Podcast on Gospel Doctrine lesson 21- 1 Samuel 1-3, 8

Another one! We just keep coming. As always, if you like it, share it. Tell your Gospel Doctrine teacher, your family, those poor people stuck in Primary and Nursery who crave mental stimulation, etc…..

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Here are the notes and references which turn out to be relatively short today. They may not make much sense without the podcast itself.

Lesson 21- 1 Samuel 1-3, 8

“book” in the KJV always = “scroll” or perhaps occasionally “tablet”, but not book.

A book is a codex, plural codices. Wikipedia.

The Hebrew Bible began to be translated into Greek (“The Septuagint”) around 250-200 BC.

Hannah = “grace” or “favor”

Hannah is a feminine noun form of a masculine verbal name, which we know as the name John.

Jeho+ hannan Jehannan> John “God has favored”

Or, to switch the order of the verb and divine name, hannan +yahu/yeho > Hannaniah.

Eli ≠ Elimelech
Elimelech= “God is my king” whereas Eli =” high/exalted/ascended”

Hebrew Eli = Arabic Ali, like Muhammed Ali, Ali Baba, or Aliyah (the Arabic feminine version.)

Greek +Dead Sea Scrolls versions of the Old Testament call Samuel a Nazirite.

“Issue of blood” and Leviticus 25.

sons of belial = “good for nothings”

President George Q. Cannon

“Do not, brethren, put your trust in man [or woman] though he be a Bishop, an Apostle or a President; if you do, they will fail you at some time or place; they will do wrong or seem to, and your support be gone; but if we lean on God, He never will fail us. When men and women depend on God alone and trust in Him alone, their faith will not be shaken if the highest in the Church should step aside. … Perhaps it is His own design that faults and weaknesses should appear in high places in order that His Saints may learn to trust in Him and not in any man or woman.”

- Millennial Star 53:658-659, 673-675. As quoted here.

Carlfred Broderick, “The Core of my Faith” in My Parents Married on a Dare and Other Favorite Essays, Deseret Book.

Samuel is an Ephraimite in 1 Samuel 1:1-2, but in 1 Chronicles, he’s listed among the Levites.

On the history of the Word of Wisdom, see “The Adoption of a New Interpretation of the Word of Wisdom” in Mormonism in Transition: A History of the Latter-day Saints, 1890-1903 by BYU history professor Thomas Alexander (partially available here beginning on p. 259) and here and accompanying bibliography.

  • http://www.smithfamilytherapy.org JeaNette G. Smith

    The institute manual says the priests had no business sticking their fork in the boiling water at all. (p. 268) What’s that about?

  • Ben Spackman

    The manual’s quoting Keil & Delitzsch, an old and very conservative commentary. (You can get the whole thing for free with E-Sword or MacSword, a free Bible study program with lots of free downloads.)

    The text appears to present the fork-in-pot as just the way things were at that time, but Eli’s sons wouldn’t even go for that.

    The assumptions of K&D are that a) this portion of the Law preceded this time b) it was consistant c) that it was known to them at Shiloh and d) that it should be strictly and prescriptively followed.

    Let’s grant those assumptions- It may, then, reflect further and poorly on Eli as high priest. Or it may simply attest to a different tradition (see below).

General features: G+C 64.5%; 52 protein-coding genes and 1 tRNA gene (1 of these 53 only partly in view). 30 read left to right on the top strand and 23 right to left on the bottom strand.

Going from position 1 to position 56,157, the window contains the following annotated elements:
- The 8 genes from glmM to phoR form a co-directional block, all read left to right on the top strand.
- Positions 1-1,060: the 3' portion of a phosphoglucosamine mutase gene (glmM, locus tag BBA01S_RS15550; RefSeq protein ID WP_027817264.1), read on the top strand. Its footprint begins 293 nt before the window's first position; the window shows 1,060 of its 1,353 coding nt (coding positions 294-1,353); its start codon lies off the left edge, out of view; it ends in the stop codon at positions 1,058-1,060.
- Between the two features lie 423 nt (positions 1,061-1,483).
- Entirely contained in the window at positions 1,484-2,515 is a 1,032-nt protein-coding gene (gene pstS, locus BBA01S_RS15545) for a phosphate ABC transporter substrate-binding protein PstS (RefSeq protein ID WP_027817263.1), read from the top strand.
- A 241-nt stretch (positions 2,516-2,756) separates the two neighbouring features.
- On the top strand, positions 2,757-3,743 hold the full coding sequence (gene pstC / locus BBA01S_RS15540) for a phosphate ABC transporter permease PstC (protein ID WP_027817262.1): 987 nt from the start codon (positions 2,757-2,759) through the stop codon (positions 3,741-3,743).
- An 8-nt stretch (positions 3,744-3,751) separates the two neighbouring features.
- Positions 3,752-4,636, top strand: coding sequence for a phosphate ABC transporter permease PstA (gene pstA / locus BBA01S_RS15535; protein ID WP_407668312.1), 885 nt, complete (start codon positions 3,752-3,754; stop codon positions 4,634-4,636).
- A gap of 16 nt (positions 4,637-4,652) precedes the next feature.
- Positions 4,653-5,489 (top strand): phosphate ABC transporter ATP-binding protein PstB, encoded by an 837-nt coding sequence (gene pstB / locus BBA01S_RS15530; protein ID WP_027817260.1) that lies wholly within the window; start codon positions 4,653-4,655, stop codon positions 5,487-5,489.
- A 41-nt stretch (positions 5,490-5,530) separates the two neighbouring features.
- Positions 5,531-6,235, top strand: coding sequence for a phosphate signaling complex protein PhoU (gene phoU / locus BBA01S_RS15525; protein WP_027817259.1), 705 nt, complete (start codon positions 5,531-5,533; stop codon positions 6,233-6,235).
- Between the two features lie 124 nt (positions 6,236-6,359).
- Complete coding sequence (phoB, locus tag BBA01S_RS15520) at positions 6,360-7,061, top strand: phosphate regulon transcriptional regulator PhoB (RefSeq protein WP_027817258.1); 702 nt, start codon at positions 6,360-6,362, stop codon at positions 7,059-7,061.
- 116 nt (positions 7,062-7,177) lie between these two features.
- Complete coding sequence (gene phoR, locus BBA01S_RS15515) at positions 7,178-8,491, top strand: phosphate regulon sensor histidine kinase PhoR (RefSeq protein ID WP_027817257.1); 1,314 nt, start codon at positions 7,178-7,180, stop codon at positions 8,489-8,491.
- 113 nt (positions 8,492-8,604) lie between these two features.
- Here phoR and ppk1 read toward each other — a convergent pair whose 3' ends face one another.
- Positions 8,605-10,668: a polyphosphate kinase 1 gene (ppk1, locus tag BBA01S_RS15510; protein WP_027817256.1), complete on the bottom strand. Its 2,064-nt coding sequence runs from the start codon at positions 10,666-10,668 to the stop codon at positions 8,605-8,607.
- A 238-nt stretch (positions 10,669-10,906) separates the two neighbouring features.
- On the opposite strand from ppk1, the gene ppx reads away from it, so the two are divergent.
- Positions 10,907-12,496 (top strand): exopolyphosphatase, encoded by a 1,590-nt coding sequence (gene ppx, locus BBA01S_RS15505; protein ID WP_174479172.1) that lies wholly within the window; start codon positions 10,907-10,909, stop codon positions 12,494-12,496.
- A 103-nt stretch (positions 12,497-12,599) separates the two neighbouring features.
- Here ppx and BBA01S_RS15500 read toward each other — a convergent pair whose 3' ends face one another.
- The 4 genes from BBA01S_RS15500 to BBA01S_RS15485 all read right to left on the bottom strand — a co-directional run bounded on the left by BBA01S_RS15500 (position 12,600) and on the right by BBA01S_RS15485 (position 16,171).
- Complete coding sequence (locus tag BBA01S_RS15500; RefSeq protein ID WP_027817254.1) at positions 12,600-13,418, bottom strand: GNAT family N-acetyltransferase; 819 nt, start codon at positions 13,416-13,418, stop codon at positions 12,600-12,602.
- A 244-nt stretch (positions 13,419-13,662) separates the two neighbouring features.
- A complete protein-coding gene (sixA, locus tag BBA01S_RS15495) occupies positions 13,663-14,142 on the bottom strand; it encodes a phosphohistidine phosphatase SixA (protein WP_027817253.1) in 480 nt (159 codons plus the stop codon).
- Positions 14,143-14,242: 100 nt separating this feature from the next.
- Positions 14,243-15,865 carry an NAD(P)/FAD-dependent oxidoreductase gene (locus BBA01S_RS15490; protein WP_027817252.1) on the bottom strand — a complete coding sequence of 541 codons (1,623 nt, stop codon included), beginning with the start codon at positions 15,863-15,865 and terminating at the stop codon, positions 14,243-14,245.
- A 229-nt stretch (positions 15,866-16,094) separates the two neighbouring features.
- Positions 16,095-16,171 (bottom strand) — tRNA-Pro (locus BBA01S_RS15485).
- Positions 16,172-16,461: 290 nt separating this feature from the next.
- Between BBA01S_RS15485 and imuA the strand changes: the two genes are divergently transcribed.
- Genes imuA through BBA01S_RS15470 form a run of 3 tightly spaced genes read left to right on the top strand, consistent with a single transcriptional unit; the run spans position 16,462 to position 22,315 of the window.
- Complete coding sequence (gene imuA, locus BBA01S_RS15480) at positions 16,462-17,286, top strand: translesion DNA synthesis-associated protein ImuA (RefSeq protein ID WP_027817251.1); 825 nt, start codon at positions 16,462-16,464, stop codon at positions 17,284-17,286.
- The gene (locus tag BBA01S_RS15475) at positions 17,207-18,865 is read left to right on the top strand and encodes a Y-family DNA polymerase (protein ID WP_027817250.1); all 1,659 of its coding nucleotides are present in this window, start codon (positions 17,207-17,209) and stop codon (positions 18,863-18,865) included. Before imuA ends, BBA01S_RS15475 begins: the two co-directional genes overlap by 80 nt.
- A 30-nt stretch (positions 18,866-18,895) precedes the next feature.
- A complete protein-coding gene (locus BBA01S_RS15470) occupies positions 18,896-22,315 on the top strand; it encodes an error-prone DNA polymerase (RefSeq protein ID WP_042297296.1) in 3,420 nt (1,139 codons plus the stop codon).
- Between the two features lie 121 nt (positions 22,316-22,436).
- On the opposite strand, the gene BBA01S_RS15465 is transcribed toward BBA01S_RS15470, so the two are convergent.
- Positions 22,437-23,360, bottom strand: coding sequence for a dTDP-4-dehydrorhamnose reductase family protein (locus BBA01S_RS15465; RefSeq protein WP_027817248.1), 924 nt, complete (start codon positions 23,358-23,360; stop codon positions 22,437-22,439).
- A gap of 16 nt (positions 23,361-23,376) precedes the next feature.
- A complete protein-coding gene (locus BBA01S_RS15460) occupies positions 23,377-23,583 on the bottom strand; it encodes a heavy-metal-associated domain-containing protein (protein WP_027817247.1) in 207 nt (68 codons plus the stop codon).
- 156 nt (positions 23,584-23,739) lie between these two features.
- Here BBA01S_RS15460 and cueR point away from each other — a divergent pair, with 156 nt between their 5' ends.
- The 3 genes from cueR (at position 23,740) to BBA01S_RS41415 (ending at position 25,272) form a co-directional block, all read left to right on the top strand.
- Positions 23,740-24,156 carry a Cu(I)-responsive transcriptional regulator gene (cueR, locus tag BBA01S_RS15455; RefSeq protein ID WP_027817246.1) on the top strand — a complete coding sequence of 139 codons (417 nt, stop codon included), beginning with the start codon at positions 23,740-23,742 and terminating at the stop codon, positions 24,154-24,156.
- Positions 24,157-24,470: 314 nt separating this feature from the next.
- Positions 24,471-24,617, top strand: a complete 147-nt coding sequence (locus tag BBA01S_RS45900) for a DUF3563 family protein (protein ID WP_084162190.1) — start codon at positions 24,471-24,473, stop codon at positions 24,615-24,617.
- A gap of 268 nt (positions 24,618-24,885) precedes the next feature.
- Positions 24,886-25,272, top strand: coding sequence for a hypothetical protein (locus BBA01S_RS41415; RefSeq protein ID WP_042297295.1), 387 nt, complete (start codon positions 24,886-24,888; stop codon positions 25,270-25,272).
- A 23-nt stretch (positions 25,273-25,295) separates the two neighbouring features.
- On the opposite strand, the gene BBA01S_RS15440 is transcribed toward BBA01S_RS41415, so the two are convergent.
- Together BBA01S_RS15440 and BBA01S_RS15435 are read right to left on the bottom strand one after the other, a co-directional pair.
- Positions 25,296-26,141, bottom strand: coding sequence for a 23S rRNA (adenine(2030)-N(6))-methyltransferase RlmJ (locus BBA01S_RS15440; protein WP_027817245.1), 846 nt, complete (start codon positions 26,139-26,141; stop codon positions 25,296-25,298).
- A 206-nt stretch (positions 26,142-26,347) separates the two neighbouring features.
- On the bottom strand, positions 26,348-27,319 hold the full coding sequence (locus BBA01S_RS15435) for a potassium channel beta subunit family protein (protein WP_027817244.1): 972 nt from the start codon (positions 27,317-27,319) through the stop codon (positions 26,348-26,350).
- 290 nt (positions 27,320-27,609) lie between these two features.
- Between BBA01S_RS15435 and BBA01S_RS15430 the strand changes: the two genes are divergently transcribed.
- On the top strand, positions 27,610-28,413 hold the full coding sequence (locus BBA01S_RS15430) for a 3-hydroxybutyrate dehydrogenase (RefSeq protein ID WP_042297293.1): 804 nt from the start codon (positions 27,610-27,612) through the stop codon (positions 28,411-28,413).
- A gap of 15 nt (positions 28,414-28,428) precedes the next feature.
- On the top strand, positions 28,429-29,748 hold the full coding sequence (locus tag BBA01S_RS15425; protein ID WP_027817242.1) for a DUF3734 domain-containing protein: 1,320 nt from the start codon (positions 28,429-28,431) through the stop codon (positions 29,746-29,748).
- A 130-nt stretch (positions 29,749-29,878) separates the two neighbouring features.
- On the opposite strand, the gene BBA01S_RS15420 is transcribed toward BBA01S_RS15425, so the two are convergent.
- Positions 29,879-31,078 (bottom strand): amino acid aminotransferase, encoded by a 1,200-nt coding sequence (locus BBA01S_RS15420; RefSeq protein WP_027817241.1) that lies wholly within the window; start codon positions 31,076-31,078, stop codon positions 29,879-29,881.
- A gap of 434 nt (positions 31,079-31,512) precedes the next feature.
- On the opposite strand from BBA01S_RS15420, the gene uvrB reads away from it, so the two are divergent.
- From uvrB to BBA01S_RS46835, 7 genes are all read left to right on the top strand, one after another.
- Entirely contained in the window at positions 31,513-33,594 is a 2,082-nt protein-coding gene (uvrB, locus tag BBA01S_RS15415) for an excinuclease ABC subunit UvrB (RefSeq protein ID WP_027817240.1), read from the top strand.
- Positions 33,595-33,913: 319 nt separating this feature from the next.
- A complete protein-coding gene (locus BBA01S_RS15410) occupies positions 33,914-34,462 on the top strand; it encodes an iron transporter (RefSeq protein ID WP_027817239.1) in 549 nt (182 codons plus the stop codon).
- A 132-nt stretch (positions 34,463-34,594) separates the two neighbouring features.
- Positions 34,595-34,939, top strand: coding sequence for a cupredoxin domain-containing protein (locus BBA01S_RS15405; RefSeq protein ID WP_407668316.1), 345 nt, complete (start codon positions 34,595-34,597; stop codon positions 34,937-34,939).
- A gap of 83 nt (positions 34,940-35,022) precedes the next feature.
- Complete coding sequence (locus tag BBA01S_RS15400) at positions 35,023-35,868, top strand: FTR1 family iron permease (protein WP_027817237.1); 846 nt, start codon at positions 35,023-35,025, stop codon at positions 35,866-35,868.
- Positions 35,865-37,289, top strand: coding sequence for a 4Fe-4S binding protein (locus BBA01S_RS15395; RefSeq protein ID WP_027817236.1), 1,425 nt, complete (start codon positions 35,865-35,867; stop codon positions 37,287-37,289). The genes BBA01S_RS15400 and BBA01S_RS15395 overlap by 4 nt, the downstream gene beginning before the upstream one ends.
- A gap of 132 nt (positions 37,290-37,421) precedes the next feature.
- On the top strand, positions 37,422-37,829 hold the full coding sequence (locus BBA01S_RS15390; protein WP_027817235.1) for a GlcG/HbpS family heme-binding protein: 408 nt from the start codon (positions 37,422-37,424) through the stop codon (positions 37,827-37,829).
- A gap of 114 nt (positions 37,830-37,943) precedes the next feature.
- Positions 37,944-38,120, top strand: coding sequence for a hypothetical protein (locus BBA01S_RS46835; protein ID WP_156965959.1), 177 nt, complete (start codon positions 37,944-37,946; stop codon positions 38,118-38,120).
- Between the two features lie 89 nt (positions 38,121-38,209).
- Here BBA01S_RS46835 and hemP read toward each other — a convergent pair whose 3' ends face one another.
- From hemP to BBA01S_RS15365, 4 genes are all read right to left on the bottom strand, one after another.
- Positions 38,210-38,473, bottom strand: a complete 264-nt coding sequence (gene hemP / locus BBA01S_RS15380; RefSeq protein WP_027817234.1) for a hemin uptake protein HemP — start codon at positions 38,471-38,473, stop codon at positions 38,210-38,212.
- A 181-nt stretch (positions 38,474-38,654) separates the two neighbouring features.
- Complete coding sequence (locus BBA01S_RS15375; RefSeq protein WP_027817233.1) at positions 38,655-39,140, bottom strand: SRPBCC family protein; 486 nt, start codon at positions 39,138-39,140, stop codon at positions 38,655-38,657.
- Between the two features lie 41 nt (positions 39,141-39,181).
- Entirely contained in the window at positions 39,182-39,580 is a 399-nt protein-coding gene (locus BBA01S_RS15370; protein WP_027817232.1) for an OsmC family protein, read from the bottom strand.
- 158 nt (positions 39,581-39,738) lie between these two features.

• Ben Spackman

    A follow-up from the more recent Word Biblical Commentary series.

    >>>According to priestly legislation in the Pentateuch, the clergy were to receive the breast and the right thigh of sacrificial animals (Lev 7:28–36) while, according to Deuteronomy, they were to receive the shoulder, the two cheeks (or jowls), and the stomach of any sacrificial ox or sheep (18:3). At Shiloh, apparently, an alternate system was followed, in which the attendant would thrust a fork into the boiling pot and pull up for the priest whatever stuck to his fork. (A number of large forks have been discovered by archaeologists which were intended for some cooking function.) The Shiloh attendants departed from this egalitarian local system by picking the best portions for themselves rather than relying on potluck, and also by including the fatty portions in their selections. Normally no one would eat the fat since it was to be burned for Yahweh (Lev 7:23–25, 31; 17:6). The gravity of their offense is underscored by the note that this is how they treated all Israel (v 14), that is, the sacral confederation. Their arrogance even extended to food preparation: they wanted roasted, not boiled meat. By demanding that they get their share before Yahweh’s portion itself was offered up, they despised the offering of Yahweh (cf. Num 16:30). When worshipers offered to let them select whatever portion of meat they desired after the fat had been burned, the Elide attendant refused this compromise and compounded his misdeed by threatening to use force. The sin of the Elides, we are told, was exceedingly great. The reader is not surprised by the punishment against the house of Eli which is soon announced.>>

  • Peter Nelson

    Another great lesson Ben. Thanks.

  • Ronan

    These are good, Ben. Get them on to iTunes.

  • Ben Spackman

    Thanks Ronan. We’re looking at iTunes.

  • reed russell

    This was very helpful. Many thanks for getting caught up with where most of us are.

    Any Broderick material would be a great addition to Patheos. The story you cited was reminiscent of the Bruce McConkie/George Pace/David Pace fiasco.


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